- Several hundred million square feet of U.S. office space is in need of modernizing and repositioning.
- New construction techniques minimize impact on tenants, while bringing buildings to market in half the time of new construction.
- Building operating costs can be reduced substantially with today’s curtain wall and MEP systems.
- In some areas, downzoning prohibits construction of new buildings as large as existing ones.
Tear down and rebuild or renovate and reposition? That was the question posed at a ULI Fall Meeting panel moderated by Richard T. Anderson, president of the New York Building Congress.
Tishman Construction’s Patricia Hauserman said that the U.S. has several hundred million square feet of pre-1980 office space that needs repositioning – including updating façades, upgrading infrastructure, and modernizing the lobbies, elevators, plazas, and public spaces. Even older curtain wall, she pointed out, has reached the end of its life cycle; today’s version offers greatly improved energy efficiency.
“The macro drivers for repositioning include global urban consolidation and competing new development,” she said. “In the near future, 200 urban areas in the world will control 90 percent of the world’s economy. Building owners need to attract premium tenants and stay ahead of the competition. Repositioning brings your building to market twice as fast as new construction.”
Benefits of repositioning include higher return on investment through lower operating costs, greater leasing potential and resale value, and potential tax incentives, she said. Current construction methods allow building operations to continue uninterrupted, keeping tenants happy and maximizing revenue during the conversion.
“You want a better building, but you can’t lose the tenants you have,” she said. “The technology has improved to mitigate noise and disturbance to tenants, including lightweight, low-cost building code compliant temporary weather walls. The key is to be fast and flexible.”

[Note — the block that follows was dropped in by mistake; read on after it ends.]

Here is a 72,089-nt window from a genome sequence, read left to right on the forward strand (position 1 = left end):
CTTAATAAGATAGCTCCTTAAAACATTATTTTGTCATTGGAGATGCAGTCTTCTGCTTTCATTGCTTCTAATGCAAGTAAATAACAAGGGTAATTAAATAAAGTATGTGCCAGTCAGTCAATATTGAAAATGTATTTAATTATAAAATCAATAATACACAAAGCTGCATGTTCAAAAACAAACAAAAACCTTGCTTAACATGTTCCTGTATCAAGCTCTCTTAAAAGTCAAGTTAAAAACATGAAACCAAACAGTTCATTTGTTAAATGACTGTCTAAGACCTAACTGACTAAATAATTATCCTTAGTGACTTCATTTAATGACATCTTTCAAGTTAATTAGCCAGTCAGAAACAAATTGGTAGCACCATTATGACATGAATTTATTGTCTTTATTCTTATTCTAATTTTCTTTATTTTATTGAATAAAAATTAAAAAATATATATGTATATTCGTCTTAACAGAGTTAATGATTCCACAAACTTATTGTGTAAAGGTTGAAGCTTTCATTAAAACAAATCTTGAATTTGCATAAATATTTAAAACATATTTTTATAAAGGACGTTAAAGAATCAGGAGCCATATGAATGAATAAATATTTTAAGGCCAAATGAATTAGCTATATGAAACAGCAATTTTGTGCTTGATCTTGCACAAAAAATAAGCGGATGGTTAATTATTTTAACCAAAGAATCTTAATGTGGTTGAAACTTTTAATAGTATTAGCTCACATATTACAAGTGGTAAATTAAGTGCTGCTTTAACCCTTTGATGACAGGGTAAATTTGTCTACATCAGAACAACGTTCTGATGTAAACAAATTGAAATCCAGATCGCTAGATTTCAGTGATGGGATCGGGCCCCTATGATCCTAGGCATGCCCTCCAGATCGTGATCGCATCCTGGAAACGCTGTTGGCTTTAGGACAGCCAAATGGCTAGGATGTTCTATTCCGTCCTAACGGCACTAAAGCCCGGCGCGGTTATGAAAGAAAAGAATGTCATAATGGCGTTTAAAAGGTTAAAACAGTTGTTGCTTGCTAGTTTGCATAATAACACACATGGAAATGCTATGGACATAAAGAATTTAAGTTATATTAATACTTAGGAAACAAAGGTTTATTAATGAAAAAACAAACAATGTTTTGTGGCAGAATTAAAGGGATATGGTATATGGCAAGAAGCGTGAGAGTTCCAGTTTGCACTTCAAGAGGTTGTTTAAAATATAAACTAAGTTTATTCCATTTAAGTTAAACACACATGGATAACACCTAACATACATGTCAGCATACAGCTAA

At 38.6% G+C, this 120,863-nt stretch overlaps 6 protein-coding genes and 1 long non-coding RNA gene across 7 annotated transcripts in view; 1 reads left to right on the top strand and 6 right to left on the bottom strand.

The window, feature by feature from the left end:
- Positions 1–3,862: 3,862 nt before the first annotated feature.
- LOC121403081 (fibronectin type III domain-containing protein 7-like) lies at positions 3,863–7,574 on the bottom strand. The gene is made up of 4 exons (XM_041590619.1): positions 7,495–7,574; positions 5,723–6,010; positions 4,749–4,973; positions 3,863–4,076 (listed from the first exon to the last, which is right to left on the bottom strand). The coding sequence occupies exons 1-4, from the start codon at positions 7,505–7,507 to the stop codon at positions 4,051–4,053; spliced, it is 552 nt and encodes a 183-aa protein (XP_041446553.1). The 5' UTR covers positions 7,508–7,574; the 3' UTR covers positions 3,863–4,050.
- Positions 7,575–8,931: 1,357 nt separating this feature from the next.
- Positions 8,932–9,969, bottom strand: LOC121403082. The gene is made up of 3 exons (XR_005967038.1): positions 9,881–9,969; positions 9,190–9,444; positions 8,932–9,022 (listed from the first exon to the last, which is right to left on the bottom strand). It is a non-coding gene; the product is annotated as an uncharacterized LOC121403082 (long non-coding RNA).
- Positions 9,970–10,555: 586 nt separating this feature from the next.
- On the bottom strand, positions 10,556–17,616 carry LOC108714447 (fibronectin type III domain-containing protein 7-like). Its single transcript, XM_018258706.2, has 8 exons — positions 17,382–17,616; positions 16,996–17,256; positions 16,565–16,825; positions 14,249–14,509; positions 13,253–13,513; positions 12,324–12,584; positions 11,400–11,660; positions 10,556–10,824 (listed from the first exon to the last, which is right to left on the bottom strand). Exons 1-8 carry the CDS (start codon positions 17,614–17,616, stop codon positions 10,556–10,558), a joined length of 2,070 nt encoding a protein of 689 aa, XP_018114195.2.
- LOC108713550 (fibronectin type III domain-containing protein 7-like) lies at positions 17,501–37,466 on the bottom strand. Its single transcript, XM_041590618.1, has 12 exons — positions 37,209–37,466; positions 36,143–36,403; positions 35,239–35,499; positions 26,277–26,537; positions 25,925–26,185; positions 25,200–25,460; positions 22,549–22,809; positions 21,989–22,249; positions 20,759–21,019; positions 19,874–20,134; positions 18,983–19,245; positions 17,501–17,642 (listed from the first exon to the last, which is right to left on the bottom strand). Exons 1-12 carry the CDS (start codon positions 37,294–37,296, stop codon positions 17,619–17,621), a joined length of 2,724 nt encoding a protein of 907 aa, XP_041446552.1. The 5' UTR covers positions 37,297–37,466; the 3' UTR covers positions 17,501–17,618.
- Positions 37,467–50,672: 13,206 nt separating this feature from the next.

Robert E. Selsam of Boston Properties commented that office building modernization is an ongoing process, saying: “A structure is designed to outlive its mechanical systems.” An example is the former Citigroup building at 53rd Street and Lexington Avenue in Manhattan. Built in the 1970s, this iconic structure allowed subway passengers, pedestrians, shoppers, and office users to mingle on its “porous” ground-floor space.
“After 9/11, the world changed, and Citigroup felt that they were a target,” Selsam explained. “We went back to the original architect, KlingStubbins, for a solution. We built a new office lobby with the entrance on Lexington Avenue instead of 53rd Street, and renamed the building 601 Lexington.” The building is now 100 percent leased at very high rents, without changing its skin or innards.
Robert J. Winter, Jr. of Kinship Capital, who previously served as executive vice president of Equity Office Properties, discussed how downzoning precluded Equity from replacing an older Manhattan building with a new one of the same size. Instead, they modernized the structure at about the same cost as replacement; however, with new curtain wall, the building’s operating costs have been cut by a dollar per square foot. On 55th Street and Madison Avenue, he added, the company converted an old hotel into office space; zoning would not have permitted same-size replacement.
“Neighborhoods change over time, and you have to match supply with demand,” said Brookfield Properties Corporation’s David Cheikin. “People don’t want to work in their dad’s office building.” That was the reasoning behind Brookfield’s $250 million renovation and expansion of lower Manhattan’s landmark World Financial Center, to be renamed Brookfield Place.
“Lower Manhattan has shifted from a nine-to-five environment occupied mainly by financial services workers; we wanted to energize the first and second floors,” Cheikin went on. The massive project will transform the complex’s retail and public spaces into a world-class shopping and dining destination with a European-style marketplace, high-end fashion retailers, and waterfront dining in chef-driven restaurants.
One problem with repositioning is that it can dramatically impact property taxes, panelists pointed out. New York City eases in the new tax rates for major renovations over a period of up to ten years, said Winter, incentivizing large-scale improvements. Other jurisdictions, panelists agreed, would do well to adopt similar tax policies.